Utah Juniper

Scientific Name:

Juniperus osteosperma

Type:

Tree

Habitat:

Pinyon-juniper woodlands

Range:

American West

Status:

Least Concern (IUCN Red List)

This species is

NATIVE

to the Truckee Meadows.

Identification:

Utah junipers are irregularly shaped trees, often described as bushy in appearance and typically less than 30 feet tall. They have rounded crowns as well as (usually) multiple trunks. Utah junipers are evergreen trees, and their leaves are dark green, flat and scaly. Their bark is gray-to-reddish and looks shredded. Utah junipers have tiny pine cones which each hold one seed.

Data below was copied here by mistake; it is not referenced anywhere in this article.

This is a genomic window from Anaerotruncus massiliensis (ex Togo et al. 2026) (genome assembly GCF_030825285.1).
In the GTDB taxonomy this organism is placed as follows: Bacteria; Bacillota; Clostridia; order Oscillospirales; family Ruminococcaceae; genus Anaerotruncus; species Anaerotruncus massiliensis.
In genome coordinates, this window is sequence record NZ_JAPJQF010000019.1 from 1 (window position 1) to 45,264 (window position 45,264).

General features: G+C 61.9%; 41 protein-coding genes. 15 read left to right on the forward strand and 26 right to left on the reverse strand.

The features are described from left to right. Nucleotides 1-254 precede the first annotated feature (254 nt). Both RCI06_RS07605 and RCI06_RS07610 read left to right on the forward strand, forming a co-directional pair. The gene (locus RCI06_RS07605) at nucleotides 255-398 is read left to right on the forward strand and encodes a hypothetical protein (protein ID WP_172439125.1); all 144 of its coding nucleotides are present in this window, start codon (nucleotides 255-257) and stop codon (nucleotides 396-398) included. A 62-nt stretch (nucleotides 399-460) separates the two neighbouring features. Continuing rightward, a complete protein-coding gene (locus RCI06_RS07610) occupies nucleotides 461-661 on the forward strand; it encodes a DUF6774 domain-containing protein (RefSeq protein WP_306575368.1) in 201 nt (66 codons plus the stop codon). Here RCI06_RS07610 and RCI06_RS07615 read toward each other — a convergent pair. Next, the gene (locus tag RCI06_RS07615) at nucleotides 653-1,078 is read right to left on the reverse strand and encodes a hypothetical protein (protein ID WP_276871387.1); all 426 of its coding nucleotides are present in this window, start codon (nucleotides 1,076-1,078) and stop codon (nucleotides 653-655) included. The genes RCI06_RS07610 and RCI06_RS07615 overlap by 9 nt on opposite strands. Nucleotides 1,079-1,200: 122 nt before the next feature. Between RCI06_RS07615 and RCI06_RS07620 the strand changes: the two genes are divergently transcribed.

Fast Facts:

  • The extensive root system of Utah junipers allow them to thrive in areas where sufficient water sources are scarce and most other trees find it impossible to survive.

  • Nearly one-fifth of the state of Utah is occupied by the Utah junipers.

  • These trees grow extremely slowly. Some Utah junipers may only reach 5 feet tall by age 50. Junipers can live well over 350 years, sometimes living to be 700!

Sources:

Contributor(s):

Faviola Rodriguez (research & content)

Bridget Mulkerin (research & content)

Alex Shahbazi (edits & page design)

Last Updated:

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